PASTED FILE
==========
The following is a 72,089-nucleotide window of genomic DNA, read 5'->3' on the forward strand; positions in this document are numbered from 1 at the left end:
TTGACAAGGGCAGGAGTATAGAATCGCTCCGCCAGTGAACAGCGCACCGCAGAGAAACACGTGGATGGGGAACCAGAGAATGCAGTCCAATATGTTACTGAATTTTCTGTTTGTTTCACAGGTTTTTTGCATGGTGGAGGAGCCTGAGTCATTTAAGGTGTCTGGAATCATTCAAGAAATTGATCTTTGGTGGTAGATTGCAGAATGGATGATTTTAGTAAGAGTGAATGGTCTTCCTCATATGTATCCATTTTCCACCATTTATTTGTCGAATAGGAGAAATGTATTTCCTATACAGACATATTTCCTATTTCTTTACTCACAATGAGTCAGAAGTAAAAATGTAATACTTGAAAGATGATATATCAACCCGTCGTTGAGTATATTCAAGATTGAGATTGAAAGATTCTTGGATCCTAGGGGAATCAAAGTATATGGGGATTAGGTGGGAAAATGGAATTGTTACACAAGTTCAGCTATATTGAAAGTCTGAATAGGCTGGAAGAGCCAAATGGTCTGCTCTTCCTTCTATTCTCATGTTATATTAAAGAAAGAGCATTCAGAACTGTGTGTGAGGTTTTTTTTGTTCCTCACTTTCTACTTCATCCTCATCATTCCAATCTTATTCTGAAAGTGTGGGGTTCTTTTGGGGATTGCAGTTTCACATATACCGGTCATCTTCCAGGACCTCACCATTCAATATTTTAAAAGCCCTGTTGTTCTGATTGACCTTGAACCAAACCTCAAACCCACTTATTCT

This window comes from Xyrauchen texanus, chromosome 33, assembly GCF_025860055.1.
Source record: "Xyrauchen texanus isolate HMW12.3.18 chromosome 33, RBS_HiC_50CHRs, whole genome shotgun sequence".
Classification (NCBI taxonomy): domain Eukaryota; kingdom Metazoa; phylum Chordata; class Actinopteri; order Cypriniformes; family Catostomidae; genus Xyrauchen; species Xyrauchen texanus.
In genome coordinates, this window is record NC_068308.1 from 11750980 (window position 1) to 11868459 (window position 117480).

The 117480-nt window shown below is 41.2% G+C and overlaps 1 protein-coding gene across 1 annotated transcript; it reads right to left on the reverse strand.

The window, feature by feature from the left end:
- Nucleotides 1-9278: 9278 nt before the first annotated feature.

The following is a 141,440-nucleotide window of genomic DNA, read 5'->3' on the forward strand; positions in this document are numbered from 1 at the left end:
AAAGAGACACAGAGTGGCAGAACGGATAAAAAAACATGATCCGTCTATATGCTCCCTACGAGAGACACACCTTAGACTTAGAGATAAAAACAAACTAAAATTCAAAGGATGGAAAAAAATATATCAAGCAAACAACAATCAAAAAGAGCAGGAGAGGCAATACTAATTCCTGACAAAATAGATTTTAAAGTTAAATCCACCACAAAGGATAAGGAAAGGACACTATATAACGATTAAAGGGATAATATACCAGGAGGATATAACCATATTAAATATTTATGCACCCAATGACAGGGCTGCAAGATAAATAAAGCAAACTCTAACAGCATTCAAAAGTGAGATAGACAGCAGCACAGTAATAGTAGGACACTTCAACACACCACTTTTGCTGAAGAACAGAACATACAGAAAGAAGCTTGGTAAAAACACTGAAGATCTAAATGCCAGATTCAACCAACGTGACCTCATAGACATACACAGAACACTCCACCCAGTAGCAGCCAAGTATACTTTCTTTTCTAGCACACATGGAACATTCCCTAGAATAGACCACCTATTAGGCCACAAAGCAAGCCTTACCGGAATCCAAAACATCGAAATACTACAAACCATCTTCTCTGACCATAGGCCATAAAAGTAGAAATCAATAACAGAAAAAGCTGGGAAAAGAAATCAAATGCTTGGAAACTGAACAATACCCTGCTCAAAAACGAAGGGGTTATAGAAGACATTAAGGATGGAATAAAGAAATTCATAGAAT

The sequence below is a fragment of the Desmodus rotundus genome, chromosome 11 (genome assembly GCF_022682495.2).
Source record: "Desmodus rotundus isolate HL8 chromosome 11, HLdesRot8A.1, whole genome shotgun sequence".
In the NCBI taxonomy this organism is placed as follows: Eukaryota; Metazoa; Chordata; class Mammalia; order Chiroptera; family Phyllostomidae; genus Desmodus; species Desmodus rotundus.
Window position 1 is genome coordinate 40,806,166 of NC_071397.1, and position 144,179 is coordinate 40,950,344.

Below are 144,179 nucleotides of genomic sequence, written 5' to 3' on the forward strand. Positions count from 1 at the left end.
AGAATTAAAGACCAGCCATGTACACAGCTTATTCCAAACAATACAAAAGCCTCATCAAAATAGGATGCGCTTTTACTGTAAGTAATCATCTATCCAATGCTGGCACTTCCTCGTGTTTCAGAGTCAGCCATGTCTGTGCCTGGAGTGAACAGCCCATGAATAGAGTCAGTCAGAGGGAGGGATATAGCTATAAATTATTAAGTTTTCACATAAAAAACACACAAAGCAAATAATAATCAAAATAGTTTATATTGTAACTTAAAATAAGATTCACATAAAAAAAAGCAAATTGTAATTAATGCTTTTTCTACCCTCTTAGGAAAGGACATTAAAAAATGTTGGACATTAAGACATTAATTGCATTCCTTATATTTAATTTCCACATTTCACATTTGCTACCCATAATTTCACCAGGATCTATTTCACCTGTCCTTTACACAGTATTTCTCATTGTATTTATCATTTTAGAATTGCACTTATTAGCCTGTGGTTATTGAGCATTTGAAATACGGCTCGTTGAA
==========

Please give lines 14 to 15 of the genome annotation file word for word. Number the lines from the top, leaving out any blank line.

In the NCBI taxonomy this organism is placed as follows: Eukaryota; Metazoa; Chordata; class Mammalia; order Chiroptera; family Phyllostomidae; genus Desmodus; species Desmodus rotundus.
Window position 1 is genome coordinate 40,806,166 of NC_071397.1, and position 144,179 is coordinate 40,950,344.